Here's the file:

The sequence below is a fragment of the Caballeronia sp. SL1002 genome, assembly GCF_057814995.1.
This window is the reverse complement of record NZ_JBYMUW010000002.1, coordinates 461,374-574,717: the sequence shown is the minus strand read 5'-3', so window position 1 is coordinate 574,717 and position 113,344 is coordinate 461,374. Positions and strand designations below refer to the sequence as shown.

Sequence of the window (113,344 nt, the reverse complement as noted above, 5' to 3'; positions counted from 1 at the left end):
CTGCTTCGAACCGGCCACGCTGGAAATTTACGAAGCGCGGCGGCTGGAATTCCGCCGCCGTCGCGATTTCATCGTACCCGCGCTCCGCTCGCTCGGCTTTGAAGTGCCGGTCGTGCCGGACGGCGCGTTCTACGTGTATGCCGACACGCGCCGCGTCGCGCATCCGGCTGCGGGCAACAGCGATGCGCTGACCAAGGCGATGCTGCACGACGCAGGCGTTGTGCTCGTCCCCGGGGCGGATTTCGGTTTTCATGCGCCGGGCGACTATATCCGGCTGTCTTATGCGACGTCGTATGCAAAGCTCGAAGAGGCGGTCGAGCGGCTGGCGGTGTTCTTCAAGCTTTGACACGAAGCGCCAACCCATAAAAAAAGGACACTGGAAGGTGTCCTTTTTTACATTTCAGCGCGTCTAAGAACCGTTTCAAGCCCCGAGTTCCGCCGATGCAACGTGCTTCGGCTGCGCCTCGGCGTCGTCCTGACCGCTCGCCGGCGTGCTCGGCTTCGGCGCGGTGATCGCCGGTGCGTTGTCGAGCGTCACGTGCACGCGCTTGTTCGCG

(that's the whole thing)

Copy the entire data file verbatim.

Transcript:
The sequence below is a fragment of the Caballeronia sp. SL1002 genome, assembly GCF_057814995.1.
This window is the reverse complement of record NZ_JBYMUW010000002.1, coordinates 461,374-574,717: the sequence shown is the minus strand read 5'-3', so window position 1 is coordinate 574,717 and position 113,344 is coordinate 461,374. Positions and strand designations below refer to the sequence as shown.

Sequence of the window (113,344 nt, the reverse complement as noted above, 5' to 3'; positions counted from 1 at the left end):
CTGCTTCGAACCGGCCACGCTGGAAATTTACGAAGCGCGGCGGCTGGAATTCCGCCGCCGTCGCGATTTCATCGTACCCGCGCTCCGCTCGCTCGGCTTTGAAGTGCCGGTCGTGCCGGACGGCGCGTTCTACGTGTATGCCGACACGCGCCGCGTCGCGCATCCGGCTGCGGGCAACAGCGATGCGCTGACCAAGGCGATGCTGCACGACGCAGGCGTTGTGCTCGTCCCCGGGGCGGATTTCGGTTTTCATGCGCCGGGCGACTATATCCGGCTGTCTTATGCGACGTCGTATGCAAAGCTCGAAGAGGCGGTCGAGCGGCTGGCGGTGTTCTTCAAGCTTTGACACGAAGCGCCAACCCATAAAAAAAGGACACTGGAAGGTGTCCTTTTTTACATTTCAGCGCGTCTAAGAACCGTTTCAAGCCCCGAGTTCCGCCGATGCAACGTGCTTCGGCTGCGCCTCGGCGTCGTCCTGACCGCTCGCCGGCGTGCTCGGCTTCGGCGCGGTGATCGCCGGTGCGTTGTCGAGCGTCACGTGCACGCGCTTGTTCGCG